Seriously - I don't know how many times I've heard someone spout off on the theory that certain species grown differently in the contained borders of an island, adapting to their environment, sometimes flourishing and growing larger than elsewhere. Personally I think that theory can be applied to the bugs here too, 'cause no where else have I seen insects of the incredible variety and size of some of the critters here! (No, I have not forgotten about the kitten-sized cucarachas in Arizona. I maintain that those are not insects, they are aliens attempting to colonize the planet.)
Caterpillars bigger than my thumb - either in neon green & orange or covered in black fur, walking sticks darn close to being branches, prehistoric looking grasshoppers, dragonflies the size of hummingbirds, and yellowjackets large & mean enough to steal a hummingbird's lunch and send it packing. We got 'em all and so much more. I have learned to accept this and even find them mildly interesting (except for the yellowjackets - they are evil) when in their own environment. Which is basically any place outside of my own home. That is a crucial point.
So it is completely understandable why I might have been just a tad perturbed to enter a room and find a very large and many-legged creature strolling nonchalantly up my wall. And when I say "many-legged", I mean just a ridiculous number of appendages, far more than could possibly be needed for locomotion. And by "very large", I mean freakin' humongous, like something out of a low-budget SciFi channel movie. And "a tad perturbed" could possibly look more like jumping up and down repeating "eww eww eww eww eww eww eww eww" at a high volume.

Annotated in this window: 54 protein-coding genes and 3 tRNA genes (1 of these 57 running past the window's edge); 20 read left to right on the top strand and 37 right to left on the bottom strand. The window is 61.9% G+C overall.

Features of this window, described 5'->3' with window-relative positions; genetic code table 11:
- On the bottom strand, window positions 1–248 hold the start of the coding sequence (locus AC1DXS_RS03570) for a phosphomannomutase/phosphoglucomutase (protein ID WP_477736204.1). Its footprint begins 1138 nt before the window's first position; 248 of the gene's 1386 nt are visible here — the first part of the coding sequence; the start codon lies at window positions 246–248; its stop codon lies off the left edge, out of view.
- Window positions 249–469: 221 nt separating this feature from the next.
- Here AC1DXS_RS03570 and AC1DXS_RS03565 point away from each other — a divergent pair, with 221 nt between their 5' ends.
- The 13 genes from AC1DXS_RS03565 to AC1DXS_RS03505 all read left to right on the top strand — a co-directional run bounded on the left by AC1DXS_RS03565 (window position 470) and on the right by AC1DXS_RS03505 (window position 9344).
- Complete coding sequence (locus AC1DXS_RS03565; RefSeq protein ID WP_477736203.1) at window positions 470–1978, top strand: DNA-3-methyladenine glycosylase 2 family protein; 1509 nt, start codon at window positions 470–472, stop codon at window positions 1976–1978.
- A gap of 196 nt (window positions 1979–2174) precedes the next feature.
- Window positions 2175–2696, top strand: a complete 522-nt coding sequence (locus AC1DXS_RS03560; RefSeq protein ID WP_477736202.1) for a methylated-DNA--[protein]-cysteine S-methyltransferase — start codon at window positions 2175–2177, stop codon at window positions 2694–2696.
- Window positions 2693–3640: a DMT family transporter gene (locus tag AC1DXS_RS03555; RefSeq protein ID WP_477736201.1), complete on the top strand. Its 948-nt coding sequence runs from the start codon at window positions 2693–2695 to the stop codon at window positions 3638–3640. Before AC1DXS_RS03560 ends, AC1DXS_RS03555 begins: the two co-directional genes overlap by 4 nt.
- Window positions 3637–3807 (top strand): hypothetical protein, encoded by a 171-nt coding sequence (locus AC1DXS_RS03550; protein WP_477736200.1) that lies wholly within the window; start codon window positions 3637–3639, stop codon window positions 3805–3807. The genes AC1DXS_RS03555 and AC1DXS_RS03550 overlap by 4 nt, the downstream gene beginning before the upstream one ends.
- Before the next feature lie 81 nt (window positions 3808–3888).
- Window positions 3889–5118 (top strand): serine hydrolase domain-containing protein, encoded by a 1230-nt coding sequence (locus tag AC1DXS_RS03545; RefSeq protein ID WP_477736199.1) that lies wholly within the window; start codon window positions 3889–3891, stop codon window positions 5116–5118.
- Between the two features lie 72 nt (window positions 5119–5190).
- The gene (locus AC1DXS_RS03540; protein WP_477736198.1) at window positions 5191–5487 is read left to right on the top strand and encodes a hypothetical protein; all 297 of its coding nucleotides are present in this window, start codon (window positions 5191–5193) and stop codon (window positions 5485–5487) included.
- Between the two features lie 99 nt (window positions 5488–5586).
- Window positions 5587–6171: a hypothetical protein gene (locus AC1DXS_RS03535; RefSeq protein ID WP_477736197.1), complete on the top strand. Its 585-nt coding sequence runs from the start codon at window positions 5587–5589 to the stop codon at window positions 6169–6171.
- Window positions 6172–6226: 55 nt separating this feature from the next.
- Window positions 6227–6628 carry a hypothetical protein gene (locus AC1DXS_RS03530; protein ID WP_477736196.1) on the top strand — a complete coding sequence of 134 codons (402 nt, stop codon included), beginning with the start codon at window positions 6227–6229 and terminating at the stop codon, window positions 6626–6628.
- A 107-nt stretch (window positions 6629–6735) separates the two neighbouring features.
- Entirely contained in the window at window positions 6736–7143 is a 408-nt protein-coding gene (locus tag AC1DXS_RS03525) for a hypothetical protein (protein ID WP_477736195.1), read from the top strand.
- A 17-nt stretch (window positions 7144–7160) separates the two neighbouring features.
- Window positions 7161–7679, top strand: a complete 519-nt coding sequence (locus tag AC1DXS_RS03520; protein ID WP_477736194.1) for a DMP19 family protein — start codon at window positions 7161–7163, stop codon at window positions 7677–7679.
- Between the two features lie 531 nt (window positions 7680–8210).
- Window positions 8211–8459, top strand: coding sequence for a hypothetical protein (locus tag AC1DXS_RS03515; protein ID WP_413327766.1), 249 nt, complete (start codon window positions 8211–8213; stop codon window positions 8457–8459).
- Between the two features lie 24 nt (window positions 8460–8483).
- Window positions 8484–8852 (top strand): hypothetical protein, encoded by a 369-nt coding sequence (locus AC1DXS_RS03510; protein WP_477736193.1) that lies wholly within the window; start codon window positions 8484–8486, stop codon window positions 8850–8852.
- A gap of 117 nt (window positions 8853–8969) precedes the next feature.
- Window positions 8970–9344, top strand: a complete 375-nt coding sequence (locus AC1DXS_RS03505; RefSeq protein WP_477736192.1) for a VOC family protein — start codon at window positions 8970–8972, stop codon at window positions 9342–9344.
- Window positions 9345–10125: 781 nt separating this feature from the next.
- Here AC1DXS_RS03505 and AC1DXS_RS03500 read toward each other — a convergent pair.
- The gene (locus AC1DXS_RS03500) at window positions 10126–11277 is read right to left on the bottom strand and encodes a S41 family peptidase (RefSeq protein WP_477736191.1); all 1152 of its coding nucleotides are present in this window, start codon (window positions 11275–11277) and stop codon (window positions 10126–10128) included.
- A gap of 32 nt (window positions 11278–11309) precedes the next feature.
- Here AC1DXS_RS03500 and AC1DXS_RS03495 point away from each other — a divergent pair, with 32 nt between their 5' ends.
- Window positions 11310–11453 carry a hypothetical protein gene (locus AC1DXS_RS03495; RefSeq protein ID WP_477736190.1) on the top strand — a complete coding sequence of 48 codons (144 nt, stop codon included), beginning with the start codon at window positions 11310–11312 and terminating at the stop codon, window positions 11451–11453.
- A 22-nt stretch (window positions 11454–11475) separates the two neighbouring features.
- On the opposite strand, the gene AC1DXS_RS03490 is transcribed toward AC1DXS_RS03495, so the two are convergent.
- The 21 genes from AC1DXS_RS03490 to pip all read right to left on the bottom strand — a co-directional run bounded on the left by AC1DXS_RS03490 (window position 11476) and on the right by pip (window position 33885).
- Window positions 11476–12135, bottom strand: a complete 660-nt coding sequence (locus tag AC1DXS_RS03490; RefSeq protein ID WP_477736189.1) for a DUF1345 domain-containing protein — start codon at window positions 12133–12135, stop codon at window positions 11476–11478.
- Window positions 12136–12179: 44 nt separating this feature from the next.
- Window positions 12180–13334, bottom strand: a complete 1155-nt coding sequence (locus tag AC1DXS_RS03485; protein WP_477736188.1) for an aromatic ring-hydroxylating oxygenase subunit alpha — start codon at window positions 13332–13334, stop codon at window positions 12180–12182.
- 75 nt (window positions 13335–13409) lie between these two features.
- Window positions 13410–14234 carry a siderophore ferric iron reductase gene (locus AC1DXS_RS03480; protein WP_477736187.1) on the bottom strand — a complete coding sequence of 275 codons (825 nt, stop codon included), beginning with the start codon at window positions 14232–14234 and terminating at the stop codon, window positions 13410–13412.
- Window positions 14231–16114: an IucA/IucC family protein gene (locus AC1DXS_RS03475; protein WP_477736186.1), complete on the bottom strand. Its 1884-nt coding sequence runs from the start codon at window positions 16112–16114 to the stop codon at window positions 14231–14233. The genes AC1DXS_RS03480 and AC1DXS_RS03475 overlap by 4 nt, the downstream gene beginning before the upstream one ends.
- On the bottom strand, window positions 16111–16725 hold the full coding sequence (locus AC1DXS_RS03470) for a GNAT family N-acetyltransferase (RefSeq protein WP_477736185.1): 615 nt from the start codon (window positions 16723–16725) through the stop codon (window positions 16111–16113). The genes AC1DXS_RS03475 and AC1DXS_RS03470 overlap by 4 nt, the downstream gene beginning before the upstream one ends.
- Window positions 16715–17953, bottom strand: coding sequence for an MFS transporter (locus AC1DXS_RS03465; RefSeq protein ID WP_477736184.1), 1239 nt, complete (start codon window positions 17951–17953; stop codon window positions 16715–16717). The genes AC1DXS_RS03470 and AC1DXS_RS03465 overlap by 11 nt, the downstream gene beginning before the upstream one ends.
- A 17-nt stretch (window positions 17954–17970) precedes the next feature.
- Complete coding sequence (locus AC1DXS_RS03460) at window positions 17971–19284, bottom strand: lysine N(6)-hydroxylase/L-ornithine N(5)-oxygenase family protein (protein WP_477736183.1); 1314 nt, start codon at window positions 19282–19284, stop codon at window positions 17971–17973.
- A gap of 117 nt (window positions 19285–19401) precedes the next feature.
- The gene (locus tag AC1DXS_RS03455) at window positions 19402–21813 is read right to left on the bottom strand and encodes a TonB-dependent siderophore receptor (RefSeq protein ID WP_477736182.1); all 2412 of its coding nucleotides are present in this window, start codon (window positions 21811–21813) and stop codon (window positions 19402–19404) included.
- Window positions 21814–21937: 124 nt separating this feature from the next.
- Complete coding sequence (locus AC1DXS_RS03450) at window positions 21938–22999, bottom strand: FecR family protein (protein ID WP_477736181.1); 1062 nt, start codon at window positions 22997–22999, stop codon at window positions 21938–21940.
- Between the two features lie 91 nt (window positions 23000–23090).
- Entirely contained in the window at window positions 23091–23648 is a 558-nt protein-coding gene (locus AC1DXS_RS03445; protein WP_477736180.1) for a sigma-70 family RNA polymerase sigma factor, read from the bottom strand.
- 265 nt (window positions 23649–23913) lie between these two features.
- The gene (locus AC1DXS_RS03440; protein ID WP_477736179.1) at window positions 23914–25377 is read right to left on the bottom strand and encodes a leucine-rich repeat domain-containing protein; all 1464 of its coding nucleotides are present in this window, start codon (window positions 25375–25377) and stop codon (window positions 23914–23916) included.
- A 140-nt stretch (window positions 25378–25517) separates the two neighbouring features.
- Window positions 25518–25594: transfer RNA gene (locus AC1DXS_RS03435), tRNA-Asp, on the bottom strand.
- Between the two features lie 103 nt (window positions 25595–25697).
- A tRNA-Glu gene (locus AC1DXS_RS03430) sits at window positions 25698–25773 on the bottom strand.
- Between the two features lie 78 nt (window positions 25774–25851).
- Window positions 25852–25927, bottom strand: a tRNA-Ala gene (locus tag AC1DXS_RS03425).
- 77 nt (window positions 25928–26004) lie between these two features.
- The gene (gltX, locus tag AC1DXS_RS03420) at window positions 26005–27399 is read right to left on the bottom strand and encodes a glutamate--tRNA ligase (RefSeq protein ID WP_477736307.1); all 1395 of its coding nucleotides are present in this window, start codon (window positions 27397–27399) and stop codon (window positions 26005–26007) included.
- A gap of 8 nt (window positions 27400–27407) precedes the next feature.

After the intruder had been dispatched and fortifying beverages had been consumed to aid in recovery, further research identified the culprit. Be advised - the following is not for the faint of heart or weak of stomach, do not click the link if you are prone to nightmares or insect-related phobias. My uninvited and most unwelcome visitor was an unusually ginormous specimen of Scutigera coleoptrata.
As to this creature being an insectivore, (consuming other insects), which could actually be beneficial to me? I really don't even give a rat's butt! I have a cat - that is her job, she is good at it and takes pride in her work. She considers it the perfect combination of toy and snack. I would have happily directed her attention to the disposal of the hideous critter on the wall if I thought she stood a fighting chance. But I had my concerns, kitty may need to bench press a few more pounds and add a few more reps before sparring with anything that size. The Shoe of Death seemed like a much safer choice.
Wanna bet Scutigera coleoptrata gigantus isn't making it into any of the tourist brochures?